There are alternatives to the fossil fuel-based energy generation in the US. Primarily hydropower, but also solar photovoltaic and wind-power have experienced an increase over the last decade. The National Renewable Energy Laboratory confirmed that renewable energy could cover 80 % of USA electricity demand by 2050 [38].

Part of, and related to, the energy strategy is energy taxation, which affects the national price levels, provides state income and limits or forces consumption. Tax rates differ between countries. The US forced high consumption with low taxation, leading to a transportation system with infrastructure, technologies, decisions, habits and behavior based on cheap oil. Compared to the US, taxation rates are higher in Europe, although they differ within the European Union. In general, compared to other OECD countries overseas, tax rates are high in European Union countries, while Canada, the US and Mexico have low tax rates on liquid fuels. Besides the contribution of oil taxes to public finance, they are crucial for the national economy. While the economic structure, society and the transportation system in the US evolved based on cheap, low-taxed oil, higher prices due to taxes have led to relatively higher energy efficiency in other countries – which would make a transformation process even more difficult for the US compared to Europe. On the other hand, higher tax rates would allow countries to politically buffer times of high oil price volatility by lowering taxes to avoid damage of the national economy (Fig. 6).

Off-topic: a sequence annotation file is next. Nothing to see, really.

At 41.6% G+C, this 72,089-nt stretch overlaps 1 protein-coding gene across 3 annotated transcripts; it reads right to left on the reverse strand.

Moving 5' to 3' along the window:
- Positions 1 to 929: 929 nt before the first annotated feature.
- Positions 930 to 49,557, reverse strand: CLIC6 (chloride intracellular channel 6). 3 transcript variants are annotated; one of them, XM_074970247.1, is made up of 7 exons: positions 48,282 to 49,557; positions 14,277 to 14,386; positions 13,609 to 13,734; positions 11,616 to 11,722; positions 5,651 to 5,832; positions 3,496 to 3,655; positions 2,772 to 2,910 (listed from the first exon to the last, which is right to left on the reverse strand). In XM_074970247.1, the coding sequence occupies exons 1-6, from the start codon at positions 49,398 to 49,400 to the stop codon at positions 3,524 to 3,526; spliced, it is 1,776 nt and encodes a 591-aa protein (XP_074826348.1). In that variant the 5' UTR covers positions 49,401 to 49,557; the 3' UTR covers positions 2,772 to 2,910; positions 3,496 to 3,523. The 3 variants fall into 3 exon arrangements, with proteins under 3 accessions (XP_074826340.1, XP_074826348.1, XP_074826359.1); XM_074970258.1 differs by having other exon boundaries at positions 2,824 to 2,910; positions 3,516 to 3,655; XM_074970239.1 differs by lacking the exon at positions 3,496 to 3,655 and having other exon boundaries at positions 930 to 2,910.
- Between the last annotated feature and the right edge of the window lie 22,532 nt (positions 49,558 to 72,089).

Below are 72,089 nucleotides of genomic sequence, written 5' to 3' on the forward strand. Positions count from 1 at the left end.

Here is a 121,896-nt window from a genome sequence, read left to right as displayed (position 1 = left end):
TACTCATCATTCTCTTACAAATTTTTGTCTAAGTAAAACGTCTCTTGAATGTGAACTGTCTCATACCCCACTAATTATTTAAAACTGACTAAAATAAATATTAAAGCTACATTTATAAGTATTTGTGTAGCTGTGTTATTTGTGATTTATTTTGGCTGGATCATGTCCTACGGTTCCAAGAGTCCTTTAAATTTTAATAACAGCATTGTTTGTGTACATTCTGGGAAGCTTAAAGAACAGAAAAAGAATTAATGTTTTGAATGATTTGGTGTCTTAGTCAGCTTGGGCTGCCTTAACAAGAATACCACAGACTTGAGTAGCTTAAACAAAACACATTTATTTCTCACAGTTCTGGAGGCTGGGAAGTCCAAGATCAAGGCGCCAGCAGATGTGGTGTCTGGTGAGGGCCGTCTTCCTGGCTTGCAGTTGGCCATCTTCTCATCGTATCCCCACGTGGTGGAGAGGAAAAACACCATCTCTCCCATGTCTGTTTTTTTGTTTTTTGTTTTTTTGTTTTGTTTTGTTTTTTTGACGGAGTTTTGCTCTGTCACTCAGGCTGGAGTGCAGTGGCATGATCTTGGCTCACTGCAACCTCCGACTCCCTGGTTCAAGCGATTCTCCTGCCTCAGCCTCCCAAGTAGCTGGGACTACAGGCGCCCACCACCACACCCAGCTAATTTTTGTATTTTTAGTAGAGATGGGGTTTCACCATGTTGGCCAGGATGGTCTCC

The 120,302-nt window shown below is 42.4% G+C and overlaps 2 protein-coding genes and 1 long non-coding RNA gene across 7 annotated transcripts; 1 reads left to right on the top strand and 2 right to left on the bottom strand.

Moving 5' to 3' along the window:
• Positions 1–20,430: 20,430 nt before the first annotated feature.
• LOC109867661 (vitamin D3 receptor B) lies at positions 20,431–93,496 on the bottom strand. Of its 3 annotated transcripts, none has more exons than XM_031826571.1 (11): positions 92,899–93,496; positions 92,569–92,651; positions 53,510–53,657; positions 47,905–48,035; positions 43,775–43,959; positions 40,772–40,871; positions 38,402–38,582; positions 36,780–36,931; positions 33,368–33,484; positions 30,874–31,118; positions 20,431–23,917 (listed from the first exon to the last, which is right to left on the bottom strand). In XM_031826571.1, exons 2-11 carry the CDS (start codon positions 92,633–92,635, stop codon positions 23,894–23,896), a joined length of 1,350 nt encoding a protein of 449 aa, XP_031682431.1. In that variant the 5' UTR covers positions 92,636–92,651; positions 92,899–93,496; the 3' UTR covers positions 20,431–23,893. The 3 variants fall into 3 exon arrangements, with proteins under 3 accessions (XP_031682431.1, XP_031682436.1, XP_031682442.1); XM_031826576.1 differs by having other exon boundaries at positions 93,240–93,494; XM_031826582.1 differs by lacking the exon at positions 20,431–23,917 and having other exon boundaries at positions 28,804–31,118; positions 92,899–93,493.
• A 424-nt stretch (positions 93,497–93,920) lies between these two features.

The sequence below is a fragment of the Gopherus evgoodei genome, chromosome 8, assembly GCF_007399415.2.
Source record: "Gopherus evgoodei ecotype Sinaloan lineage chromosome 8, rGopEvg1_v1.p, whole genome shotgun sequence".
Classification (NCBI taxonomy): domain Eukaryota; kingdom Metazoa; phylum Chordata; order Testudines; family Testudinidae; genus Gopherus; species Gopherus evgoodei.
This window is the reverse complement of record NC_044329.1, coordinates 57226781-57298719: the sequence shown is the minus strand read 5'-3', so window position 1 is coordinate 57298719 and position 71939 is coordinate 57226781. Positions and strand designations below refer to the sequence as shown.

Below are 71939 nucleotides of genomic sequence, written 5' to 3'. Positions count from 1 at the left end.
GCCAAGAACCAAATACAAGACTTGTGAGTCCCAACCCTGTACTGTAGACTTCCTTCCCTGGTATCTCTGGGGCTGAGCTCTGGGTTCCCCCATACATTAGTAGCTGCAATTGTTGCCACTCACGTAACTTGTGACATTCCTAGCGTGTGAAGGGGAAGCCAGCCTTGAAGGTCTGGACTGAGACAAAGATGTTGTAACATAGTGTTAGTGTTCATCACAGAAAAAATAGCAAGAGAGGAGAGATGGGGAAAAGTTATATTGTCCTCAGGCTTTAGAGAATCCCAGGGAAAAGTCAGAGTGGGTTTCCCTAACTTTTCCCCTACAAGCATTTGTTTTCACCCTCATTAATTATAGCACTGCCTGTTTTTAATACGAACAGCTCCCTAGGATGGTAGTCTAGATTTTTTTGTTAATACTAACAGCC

Fig. 6

Effective tax rates (€/Gigajoule) on petrol and diesel fuels in selected OECD countries in 2013 [31]